The silver price forecast as of May 2015 is bullish. Silver prices continue to be supported by favorable supply and demand conditions. Moreover, recent underperformance points to oversold conditions.
Silver Price Forecast: Supply and Demand
The first catalyst for the silver price forecast is solid demand conditions for the shiny metal.
After a 70% decline from 2011 highs, silver found support at $15.00 during November of 2014. From the lows, silver has rallied eight percent—hitting $16.54 on May 5, 2015. Silver prices are supported by solid supply-demand conditions as of May, 2015.
Demand for silver comes from two sources: 1) fabrication, and 2) investment. Fabrication uses range from jewelry, to use as a semiconductor, to being a chemical compound. Conversely, silver investment demand comes from the buying of silver bars, coins, or exchange-traded funds (ETFs). Unlike gold, silver derives 77% of its demand from fabrication uses. (Source: Scotiabank, December 2014.)
Fabrication use can be further broken down into 68% for industrial use, 23% for jewelry, and nine percent for the remainder. Over the last couple of years, industry users have been “thrifting,” using less silver in manufacturing processes. However, the prevailing lower prices are likely to reverse this trend. (Source: Scotiabank, December 2014.)
Industrially, there are patches of growth. Silver use in electronics, such as in smartphones and tablets, is growing along with the industry. Silver is also making inroads in the battery market due to favorable characteristics over lithium alternatives. On top of that, about two-thirds of one silver ounce is used in the production of one solar panel. The growing ambitions of emerging markets, like India and China, to develop solar energy with the industrial use of silver are sure to benefit as a result. (Source: Scotiabank, December 2014.)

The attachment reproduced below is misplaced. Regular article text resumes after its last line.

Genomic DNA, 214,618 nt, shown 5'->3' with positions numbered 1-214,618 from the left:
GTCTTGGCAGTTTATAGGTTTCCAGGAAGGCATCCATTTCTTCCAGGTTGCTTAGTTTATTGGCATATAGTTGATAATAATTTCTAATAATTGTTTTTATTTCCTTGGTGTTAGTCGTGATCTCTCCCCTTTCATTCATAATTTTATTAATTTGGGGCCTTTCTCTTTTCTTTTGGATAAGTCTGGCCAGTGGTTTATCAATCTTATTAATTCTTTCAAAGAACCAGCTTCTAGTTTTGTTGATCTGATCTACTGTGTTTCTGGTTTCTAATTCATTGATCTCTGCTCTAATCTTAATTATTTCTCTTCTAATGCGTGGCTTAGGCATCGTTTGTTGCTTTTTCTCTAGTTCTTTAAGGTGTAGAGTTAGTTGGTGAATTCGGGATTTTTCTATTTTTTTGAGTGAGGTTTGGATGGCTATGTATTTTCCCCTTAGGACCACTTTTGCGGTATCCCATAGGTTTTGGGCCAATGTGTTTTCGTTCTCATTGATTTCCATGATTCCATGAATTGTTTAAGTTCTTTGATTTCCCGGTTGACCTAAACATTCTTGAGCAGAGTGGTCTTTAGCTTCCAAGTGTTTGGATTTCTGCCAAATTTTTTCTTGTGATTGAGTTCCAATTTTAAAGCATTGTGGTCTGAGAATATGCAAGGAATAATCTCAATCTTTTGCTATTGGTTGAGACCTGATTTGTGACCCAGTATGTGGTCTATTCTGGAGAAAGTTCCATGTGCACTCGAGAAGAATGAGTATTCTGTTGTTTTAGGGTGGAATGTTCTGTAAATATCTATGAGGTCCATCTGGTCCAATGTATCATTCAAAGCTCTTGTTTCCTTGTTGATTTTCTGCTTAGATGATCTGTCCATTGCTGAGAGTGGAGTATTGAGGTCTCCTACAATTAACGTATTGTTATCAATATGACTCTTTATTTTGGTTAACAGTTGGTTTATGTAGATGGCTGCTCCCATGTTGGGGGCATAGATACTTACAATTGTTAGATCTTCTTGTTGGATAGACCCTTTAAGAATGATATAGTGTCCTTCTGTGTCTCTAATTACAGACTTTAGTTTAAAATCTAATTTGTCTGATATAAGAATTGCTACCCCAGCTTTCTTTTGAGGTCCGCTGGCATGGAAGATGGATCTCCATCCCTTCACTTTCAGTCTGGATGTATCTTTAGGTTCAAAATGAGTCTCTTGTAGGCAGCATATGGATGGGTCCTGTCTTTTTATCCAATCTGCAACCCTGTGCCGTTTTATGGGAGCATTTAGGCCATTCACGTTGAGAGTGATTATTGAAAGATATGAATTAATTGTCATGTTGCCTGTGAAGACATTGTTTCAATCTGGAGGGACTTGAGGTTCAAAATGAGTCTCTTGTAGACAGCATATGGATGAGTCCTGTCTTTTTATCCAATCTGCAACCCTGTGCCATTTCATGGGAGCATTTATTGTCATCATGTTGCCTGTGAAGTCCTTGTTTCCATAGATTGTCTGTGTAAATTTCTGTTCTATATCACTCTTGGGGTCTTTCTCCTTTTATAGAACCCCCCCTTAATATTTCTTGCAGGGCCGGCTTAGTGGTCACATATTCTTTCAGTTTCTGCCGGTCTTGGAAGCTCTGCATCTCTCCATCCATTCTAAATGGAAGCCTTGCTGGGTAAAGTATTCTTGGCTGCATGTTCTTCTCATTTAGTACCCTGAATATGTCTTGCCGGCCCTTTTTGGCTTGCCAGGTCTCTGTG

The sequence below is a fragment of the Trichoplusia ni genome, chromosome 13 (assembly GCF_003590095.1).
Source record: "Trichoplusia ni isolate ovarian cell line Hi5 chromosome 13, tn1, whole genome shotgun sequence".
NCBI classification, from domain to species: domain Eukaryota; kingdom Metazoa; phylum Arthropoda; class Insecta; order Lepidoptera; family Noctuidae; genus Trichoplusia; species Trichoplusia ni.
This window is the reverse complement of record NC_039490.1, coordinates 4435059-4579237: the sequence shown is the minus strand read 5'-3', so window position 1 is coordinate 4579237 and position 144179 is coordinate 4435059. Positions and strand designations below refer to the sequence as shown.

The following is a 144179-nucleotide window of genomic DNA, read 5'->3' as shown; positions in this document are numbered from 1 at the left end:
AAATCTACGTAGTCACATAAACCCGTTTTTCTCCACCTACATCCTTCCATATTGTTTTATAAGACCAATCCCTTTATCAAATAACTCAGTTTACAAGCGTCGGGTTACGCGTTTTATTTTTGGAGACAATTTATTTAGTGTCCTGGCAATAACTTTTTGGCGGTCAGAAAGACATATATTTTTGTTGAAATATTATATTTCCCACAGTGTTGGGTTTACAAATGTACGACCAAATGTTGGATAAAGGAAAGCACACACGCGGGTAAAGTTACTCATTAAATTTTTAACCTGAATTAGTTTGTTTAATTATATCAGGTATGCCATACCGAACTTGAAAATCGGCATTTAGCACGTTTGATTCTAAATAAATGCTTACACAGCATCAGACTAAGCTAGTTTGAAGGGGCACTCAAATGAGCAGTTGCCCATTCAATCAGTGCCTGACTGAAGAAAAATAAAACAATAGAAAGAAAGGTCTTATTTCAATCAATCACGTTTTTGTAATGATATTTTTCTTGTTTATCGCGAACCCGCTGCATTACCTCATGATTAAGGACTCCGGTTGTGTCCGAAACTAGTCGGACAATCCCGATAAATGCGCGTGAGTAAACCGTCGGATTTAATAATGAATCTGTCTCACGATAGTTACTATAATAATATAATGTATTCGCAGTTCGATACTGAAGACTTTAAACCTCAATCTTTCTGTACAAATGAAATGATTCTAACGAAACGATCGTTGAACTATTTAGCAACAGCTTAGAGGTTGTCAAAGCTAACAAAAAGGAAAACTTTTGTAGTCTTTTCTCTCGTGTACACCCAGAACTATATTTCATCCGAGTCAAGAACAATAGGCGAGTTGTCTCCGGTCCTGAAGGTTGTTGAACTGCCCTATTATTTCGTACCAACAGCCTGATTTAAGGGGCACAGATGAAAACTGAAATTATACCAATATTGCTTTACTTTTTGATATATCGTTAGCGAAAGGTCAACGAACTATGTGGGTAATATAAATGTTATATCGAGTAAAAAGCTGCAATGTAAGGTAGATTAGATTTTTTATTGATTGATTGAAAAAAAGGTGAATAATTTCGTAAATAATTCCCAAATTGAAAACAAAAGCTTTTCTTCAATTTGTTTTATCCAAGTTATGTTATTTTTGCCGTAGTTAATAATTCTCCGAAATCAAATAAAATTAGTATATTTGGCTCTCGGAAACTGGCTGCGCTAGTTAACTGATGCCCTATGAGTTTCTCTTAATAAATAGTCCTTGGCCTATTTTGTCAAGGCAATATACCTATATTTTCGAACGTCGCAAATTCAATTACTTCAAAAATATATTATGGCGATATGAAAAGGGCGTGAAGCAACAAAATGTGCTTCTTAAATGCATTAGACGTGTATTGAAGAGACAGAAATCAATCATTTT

Moving forward, total silver industrial demand is expected to grow 27% by 2018. Despite what happens to investment demand, which is more dominated by investor sentiment, fabrication uses are not disappearing. (Source: Silver Institute, December 10, 2014.)
Overall, according to the Silver Institute, silver markets have been in a net deficit position with physical and investment demand being greater than supply since 2004. As of 2013 year-end, total supply stood at 978 million ounces, while physical demand stood at a 10-year high of 1,081 million ounces. (Source: Silver Institute, last accessed May 6, 2015.)
For 2015, demand will continue to outmatch supply, supported by strong investment demand, silver coin purchases, and continued ETF demand. On top of that, lower silver prices will encourage industrial users to restock.
Silver Forecast: Gold-to-Silver Ratio
The second catalyst for the silver prices in May 2015, and beyond, is the recent underperformance of the precious metal relative to gold.
The gold-to-silver ratio is simply the price of gold divided by the price of silver. With gold trading at roughly $1,192 an ounce and silver at $16.50, the ratio stands at 72.
The average for the ratio, since 1995, has been 65, with a maximum reading of 85 and a minimum of 32, reached on April 2011. Since their highs, it’s natural that silver prices have reverted to the long run average. But, current price levels suggest that silver is nearly 11% oversold, based on a long run gold-to-silver ratio of 65.
The chart below demonstrates the rapid increase in the gold-to-silver ratio, indicating silver’s severe underperformance.
Gold/Silver Ratio; May 2011–Present
Chart Courtesy of www.StockCharts.com
Gold and silver prices are supposed to move in lockstep. However, since their peak of $1,923 an ounce in September 2011, gold prices have declined 40%. Silver, on the other hand, has dropped nearly 70%, from a high of $49.80 in May 2011, despite the favorable demand and supply conditions. Oversold conditions are bound to reverse eventually.